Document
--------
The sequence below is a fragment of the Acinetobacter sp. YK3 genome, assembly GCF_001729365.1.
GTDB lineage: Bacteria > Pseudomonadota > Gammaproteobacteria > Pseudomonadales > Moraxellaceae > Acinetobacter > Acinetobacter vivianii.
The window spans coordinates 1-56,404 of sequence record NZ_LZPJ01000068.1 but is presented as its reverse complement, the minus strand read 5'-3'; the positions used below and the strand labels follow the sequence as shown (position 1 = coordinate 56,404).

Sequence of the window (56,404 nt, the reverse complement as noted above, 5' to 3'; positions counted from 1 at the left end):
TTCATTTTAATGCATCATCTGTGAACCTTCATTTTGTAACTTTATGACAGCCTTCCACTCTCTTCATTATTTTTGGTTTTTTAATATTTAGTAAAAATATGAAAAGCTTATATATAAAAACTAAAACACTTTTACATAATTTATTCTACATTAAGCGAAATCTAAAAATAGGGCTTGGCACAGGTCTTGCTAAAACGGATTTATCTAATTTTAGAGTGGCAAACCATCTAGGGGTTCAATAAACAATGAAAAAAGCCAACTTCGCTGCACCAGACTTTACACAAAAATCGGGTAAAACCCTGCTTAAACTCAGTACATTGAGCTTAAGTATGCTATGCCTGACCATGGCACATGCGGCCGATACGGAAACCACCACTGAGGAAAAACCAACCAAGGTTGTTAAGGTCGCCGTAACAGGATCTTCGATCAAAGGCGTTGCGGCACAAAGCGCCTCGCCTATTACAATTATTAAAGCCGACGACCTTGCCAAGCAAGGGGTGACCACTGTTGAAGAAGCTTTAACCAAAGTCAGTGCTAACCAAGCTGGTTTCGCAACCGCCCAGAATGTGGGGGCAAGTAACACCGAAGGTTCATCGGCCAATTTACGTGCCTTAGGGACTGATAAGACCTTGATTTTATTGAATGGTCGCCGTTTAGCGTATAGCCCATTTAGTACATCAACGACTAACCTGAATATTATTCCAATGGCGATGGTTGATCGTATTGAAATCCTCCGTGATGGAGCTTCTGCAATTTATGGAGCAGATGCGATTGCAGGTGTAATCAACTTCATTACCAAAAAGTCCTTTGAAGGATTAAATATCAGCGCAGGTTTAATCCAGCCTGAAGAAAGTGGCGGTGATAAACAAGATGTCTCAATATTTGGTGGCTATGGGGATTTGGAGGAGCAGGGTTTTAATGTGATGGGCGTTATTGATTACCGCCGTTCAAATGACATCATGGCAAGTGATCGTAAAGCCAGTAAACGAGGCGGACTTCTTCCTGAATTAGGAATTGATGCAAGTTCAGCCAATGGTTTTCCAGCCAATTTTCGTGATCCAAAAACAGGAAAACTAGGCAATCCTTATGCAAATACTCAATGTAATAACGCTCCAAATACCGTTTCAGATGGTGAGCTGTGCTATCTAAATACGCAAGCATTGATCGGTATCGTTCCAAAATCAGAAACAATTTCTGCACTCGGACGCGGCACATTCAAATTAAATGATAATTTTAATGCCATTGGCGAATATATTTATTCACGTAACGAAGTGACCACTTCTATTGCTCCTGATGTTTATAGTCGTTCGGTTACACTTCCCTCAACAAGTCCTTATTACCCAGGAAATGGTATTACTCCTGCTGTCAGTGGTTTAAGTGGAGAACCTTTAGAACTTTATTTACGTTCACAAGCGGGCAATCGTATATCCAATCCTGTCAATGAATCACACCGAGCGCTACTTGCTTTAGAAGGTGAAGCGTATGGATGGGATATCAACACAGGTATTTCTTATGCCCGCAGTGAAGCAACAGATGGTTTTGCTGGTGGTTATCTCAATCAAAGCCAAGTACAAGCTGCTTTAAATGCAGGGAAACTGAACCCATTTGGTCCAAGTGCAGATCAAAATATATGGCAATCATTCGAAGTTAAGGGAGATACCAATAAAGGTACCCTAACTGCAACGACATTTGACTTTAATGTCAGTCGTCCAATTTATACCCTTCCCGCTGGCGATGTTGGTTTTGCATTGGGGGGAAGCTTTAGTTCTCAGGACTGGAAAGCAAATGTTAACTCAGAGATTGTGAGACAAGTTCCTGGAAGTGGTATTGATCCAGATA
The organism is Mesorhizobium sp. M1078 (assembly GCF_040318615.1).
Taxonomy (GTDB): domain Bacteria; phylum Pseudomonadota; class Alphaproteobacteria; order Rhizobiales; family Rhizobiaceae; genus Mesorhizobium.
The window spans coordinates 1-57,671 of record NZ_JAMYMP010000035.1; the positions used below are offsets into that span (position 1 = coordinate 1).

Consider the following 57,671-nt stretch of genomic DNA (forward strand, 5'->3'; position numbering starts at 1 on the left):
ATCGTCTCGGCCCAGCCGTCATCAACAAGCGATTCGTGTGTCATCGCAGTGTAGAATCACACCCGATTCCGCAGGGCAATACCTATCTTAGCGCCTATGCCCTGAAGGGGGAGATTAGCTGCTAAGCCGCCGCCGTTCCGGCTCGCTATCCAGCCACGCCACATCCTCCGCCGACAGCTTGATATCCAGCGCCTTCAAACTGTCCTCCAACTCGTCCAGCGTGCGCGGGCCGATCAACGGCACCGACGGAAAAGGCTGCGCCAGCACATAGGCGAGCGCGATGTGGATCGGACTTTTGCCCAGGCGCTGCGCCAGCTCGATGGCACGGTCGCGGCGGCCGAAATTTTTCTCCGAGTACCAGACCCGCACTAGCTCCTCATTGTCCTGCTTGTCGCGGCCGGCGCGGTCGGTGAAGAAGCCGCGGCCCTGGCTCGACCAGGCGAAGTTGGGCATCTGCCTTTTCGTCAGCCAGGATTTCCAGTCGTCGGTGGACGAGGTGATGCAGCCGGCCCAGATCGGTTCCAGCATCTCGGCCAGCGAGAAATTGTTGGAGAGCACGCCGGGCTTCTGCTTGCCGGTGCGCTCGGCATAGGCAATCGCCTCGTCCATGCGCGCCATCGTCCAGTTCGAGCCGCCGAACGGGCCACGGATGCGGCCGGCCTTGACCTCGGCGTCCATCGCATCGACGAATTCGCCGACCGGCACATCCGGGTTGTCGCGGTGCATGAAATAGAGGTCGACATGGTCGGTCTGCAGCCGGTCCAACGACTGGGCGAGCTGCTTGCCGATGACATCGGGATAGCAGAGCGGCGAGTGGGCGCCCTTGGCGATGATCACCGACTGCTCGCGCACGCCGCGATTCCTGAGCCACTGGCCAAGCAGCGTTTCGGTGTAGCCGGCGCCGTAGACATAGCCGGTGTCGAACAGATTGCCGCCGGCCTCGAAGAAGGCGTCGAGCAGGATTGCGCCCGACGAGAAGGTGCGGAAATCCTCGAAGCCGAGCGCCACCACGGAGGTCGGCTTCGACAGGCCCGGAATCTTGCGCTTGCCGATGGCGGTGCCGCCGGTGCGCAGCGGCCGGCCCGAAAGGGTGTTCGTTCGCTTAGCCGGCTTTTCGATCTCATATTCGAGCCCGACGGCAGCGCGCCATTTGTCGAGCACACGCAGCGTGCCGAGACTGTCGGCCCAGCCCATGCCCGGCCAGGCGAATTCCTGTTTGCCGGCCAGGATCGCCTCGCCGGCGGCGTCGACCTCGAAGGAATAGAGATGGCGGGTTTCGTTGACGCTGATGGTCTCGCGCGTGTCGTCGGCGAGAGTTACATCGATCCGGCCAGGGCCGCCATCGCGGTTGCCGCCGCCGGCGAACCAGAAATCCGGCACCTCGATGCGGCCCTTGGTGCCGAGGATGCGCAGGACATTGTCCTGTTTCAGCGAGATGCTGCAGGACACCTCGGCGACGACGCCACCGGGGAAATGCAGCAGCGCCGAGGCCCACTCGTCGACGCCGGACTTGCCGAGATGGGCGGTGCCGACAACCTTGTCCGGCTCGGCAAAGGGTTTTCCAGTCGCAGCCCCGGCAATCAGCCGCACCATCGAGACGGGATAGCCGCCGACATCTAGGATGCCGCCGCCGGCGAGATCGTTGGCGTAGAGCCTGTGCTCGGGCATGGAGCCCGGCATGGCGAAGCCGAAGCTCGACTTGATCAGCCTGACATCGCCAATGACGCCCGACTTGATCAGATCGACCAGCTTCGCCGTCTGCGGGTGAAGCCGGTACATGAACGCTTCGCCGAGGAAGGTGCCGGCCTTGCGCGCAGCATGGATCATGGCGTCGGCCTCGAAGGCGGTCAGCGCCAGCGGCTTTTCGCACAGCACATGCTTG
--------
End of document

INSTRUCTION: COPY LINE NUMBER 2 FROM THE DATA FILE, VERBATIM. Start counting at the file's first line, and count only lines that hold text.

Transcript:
GTDB lineage: Bacteria > Pseudomonadota > Gammaproteobacteria > Pseudomonadales > Moraxellaceae > Acinetobacter > Acinetobacter vivianii.